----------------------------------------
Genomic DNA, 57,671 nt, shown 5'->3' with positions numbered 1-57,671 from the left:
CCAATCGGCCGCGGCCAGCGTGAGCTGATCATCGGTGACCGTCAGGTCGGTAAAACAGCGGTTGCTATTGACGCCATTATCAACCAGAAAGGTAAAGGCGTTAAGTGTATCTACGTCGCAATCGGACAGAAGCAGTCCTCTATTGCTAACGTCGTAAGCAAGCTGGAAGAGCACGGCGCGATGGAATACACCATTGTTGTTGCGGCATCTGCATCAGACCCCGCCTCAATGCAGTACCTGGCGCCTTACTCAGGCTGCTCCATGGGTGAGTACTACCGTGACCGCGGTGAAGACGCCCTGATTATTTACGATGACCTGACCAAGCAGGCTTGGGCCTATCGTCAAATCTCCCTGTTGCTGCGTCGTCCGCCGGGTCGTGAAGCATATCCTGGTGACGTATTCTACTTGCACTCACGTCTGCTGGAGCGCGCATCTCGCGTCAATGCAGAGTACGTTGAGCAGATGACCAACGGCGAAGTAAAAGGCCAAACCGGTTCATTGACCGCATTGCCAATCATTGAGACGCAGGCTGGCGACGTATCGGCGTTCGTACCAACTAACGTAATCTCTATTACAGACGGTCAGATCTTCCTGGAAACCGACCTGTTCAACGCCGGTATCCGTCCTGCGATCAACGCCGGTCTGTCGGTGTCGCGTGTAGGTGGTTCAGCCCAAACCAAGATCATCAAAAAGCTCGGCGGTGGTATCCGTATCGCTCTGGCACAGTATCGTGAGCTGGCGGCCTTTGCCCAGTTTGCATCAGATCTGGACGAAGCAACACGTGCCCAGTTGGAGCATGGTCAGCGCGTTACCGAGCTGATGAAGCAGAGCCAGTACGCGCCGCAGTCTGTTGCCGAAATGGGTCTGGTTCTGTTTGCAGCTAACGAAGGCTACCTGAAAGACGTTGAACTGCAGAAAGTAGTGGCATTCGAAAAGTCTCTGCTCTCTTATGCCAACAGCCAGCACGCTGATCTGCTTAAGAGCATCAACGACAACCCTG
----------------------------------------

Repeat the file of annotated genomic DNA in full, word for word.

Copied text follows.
Genomic DNA, 57,671 nt, shown 5'->3' with positions numbered 1-57,671 from the left:
CCAATCGGCCGCGGCCAGCGTGAGCTGATCATCGGTGACCGTCAGGTCGGTAAAACAGCGGTTGCTATTGACGCCATTATCAACCAGAAAGGTAAAGGCGTTAAGTGTATCTACGTCGCAATCGGACAGAAGCAGTCCTCTATTGCTAACGTCGTAAGCAAGCTGGAAGAGCACGGCGCGATGGAATACACCATTGTTGTTGCGGCATCTGCATCAGACCCCGCCTCAATGCAGTACCTGGCGCCTTACTCAGGCTGCTCCATGGGTGAGTACTACCGTGACCGCGGTGAAGACGCCCTGATTATTTACGATGACCTGACCAAGCAGGCTTGGGCCTATCGTCAAATCTCCCTGTTGCTGCGTCGTCCGCCGGGTCGTGAAGCATATCCTGGTGACGTATTCTACTTGCACTCACGTCTGCTGGAGCGCGCATCTCGCGTCAATGCAGAGTACGTTGAGCAGATGACCAACGGCGAAGTAAAAGGCCAAACCGGTTCATTGACCGCATTGCCAATCATTGAGACGCAGGCTGGCGACGTATCGGCGTTCGTACCAACTAACGTAATCTCTATTACAGACGGTCAGATCTTCCTGGAAACCGACCTGTTCAACGCCGGTATCCGTCCTGCGATCAACGCCGGTCTGTCGGTGTCGCGTGTAGGTGGTTCAGCCCAAACCAAGATCATCAAAAAGCTCGGCGGTGGTATCCGTATCGCTCTGGCACAGTATCGTGAGCTGGCGGCCTTTGCCCAGTTTGCATCAGATCTGGACGAAGCAACACGTGCCCAGTTGGAGCATGGTCAGCGCGTTACCGAGCTGATGAAGCAGAGCCAGTACGCGCCGCAGTCTGTTGCCGAAATGGGTCTGGTTCTGTTTGCAGCTAACGAAGGCTACCTGAAAGACGTTGAACTGCAGAAAGTAGTGGCATTCGAAAAGTCTCTGCTCTCTTATGCCAACAGCCAGCACGCTGATCTGCTTAAGAGCATCAACGACAACCCTG